Stephen Hawking has spent his career explaining the wonders and complexities of the cosmos to non-scientists. The theoretical physicist’s book “A Brief History of Time” has sold more than 10 million copies, making its wheelchair-bound author a global science superstar. How did the universe begin? Is it expanding? Is time travel possible? Hawking continues to ask and seek answers to these and other big cosmological questions. What Hawking has rarely done, however, and does now with “My Brief History,” is turn his gaze from the cosmos to himself, offering readers a glimpse into his private life.
It’s clear, though, that Hawking is more comfortable looking up at the universe than into himself, more concerned with detailing the evolution of a career than the twists and turns of a life, though he does reveal some interesting details about his beginnings as a scientist. In clean, direct prose, Hawking leads us from his birth in Oxford in 1942 to the present.
Hawking was the oldest of four children of Frank and Isobel Hawking. Frank was a physician and medical researcher and Isobel the daughter of a family doctor. Both were Oxford graduates.
MY BRIEF HISTORY
He describes a boyhood love of trains and games, explaining this love as his first encounter with complex systems and triggering a lifelong “urge to know how systems worked and how to control them.”
Because his family was “not well off,’’ Hawking writes that he knew he would need a scholarship if he was to attend his parents’ alma mater. And while he portrays himself as a good but not stellar student, he managed at 17 to win a scholarship to Oxford.
Surprisingly, Hawking admits he didn’t work hard as an undergraduate, estimating that he’d studied “an average of an hour a day” and “affected an air of complete boredom and the feeling that nothing was worth making an effort for.” Despite his confessions of sloth, Hawking managed to do well enough that, after completing his undergraduate degree, he began doctoral studies at Cambridge University.
At 21 after some struggles with his health, Hawking was diagnosed with amyotrophic lateral sclerosis — a debilitating and fatal motor-neuron illness often called “Lou Gehrig’s disease’’ — and this changed his outlook deeply: “When you are faced with the possibility of an early death, it makes you realize that life is worth living and that there are lots of things you want to do.”
Hawking went about doing many great things, though this memoir describes the multiple occasions when he nearly died, how he lost his voice, and how he learned to speak and write using special equipment. For Hawking, writing has always been slow, about two or three words per minute, because he uses a system controlled “by a small sensor on my glasses that responds to my cheek movement.” In one illuminating chapter, Hawking describes his goals and methods for writing his classic “A Brief History of Time”: “I wanted it to be the sort of book that would sell in airport bookstores,” while also giving a clear explanation of the science. The book has succeeded brilliantly on both counts.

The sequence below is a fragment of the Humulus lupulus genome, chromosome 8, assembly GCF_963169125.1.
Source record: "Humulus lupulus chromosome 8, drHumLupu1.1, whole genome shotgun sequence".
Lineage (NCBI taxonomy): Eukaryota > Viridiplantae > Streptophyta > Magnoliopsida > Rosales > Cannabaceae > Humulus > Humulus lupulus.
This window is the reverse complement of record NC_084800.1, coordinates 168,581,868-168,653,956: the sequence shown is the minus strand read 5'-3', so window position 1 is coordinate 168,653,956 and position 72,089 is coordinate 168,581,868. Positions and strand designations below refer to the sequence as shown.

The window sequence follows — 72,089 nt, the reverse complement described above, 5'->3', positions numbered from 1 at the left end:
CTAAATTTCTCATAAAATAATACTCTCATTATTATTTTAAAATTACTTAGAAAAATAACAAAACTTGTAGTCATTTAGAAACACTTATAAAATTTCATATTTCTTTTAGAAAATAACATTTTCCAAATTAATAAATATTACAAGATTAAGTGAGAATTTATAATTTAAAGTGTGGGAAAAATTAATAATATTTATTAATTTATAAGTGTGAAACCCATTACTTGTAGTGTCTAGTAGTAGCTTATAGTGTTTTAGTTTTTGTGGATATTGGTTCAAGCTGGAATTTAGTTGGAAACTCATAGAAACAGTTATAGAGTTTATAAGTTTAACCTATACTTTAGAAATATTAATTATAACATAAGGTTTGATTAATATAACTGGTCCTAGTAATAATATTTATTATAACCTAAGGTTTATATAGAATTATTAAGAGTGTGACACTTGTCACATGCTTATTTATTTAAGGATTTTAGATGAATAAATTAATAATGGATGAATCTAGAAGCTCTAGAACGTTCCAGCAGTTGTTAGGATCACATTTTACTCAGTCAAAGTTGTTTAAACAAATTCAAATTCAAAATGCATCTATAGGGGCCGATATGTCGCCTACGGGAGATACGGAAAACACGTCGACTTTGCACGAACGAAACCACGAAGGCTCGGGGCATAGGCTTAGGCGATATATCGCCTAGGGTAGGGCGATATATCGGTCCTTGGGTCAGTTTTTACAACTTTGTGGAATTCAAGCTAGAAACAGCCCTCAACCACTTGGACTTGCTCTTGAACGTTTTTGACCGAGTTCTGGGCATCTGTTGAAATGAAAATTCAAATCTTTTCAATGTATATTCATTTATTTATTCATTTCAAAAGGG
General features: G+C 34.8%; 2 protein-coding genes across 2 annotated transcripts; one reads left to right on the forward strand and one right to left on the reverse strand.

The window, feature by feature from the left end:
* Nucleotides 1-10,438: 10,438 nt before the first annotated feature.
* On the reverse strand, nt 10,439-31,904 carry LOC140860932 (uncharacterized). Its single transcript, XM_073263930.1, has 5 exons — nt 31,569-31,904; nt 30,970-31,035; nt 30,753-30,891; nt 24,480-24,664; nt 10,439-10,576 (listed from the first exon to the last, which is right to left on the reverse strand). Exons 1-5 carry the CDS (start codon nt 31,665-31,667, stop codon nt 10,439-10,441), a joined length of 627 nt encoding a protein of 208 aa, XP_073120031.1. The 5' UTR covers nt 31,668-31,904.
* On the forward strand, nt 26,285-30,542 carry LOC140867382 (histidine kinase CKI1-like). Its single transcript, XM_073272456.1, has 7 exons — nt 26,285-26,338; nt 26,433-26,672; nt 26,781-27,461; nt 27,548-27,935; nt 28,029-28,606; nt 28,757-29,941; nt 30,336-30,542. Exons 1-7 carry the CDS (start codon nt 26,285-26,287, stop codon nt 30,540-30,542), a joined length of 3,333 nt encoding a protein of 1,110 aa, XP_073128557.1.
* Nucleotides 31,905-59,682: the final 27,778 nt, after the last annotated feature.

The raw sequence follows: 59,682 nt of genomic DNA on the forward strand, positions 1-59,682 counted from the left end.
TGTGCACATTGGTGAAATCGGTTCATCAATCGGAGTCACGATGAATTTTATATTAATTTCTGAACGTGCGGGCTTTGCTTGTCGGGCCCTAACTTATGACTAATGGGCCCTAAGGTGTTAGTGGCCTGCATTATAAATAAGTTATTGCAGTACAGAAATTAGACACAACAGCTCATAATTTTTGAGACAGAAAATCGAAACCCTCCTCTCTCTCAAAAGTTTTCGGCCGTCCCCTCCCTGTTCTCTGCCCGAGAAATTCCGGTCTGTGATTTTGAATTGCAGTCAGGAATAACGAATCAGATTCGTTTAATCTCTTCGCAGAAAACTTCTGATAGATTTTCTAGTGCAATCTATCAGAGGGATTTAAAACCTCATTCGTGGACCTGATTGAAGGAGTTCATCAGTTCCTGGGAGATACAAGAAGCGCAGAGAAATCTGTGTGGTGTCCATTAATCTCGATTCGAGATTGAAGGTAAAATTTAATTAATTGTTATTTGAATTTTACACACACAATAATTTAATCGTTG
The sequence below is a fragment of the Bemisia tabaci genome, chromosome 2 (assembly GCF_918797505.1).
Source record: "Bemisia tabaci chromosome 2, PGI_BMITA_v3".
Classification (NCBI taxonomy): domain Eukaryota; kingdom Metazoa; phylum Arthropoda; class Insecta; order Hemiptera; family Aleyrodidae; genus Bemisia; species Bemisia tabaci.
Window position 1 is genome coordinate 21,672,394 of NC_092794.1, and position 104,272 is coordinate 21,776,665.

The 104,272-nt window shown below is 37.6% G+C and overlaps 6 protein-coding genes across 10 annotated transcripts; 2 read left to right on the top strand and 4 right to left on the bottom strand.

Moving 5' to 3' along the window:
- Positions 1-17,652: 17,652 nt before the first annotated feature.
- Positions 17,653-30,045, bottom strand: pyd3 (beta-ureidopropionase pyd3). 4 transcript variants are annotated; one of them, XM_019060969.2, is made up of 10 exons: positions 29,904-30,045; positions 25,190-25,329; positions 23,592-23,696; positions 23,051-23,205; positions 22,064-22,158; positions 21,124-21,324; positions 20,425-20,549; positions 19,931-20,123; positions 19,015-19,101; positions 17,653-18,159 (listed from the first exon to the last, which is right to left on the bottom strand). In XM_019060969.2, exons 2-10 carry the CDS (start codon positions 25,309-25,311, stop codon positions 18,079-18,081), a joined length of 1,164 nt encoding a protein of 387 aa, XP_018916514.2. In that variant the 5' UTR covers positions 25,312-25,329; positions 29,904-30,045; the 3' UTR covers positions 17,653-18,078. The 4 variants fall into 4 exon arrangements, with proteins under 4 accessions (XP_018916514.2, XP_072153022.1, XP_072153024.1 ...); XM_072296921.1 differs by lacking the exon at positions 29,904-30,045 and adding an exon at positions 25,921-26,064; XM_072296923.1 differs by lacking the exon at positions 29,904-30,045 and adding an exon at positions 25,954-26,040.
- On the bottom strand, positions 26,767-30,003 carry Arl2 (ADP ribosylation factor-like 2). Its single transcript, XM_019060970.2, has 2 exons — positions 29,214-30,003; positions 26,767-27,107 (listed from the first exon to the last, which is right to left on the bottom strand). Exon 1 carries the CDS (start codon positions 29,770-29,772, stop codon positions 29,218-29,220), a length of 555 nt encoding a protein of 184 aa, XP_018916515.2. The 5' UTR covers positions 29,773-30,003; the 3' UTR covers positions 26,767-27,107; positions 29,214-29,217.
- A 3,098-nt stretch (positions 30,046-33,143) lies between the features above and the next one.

Hawking is certainly adept at explaining complex ideas in an understandable way. He also wields a lighthearted wit to leaven his prose, as when he argues for the improbability of time travel by saying “if it were [possible], we would have been overrun by tourists from the future by now.” On another occasion, when Hawking described the honor of holding the same academic chair (the Lucasian chair) at Cambridge that Sir Isaac Newton once held, Hawking joked that Newton’s chair, however, “wasn’t electrically operated” like his.
As for his private life, his two marriages — swirling around them rumors of infidelity by Hawking and his wives and of physical abuse of the disabled scientist — and his globe-trotting experiences as a celebrity, the understated Hawking reveals very little. He admits that his failing health and celebrity status didn’t help his relationships, but offers few details or insights.
In the end, Hawking comes across as an understated, hard-working, and likable physicist committed to understanding and explaining the cosmos. Fans will find much here to like. He ends in a typical tone of Hawking-esque humility: “When I was twenty-one and contracted ALS . . . I thought my life was over and that I would never realize the potential I felt I had. But now, fifty years later, I can be quietly satisfied with my life.”
Chuck Leddy, a freelance writer who lives in Dorchester, can be reached at chuckleddy@comcast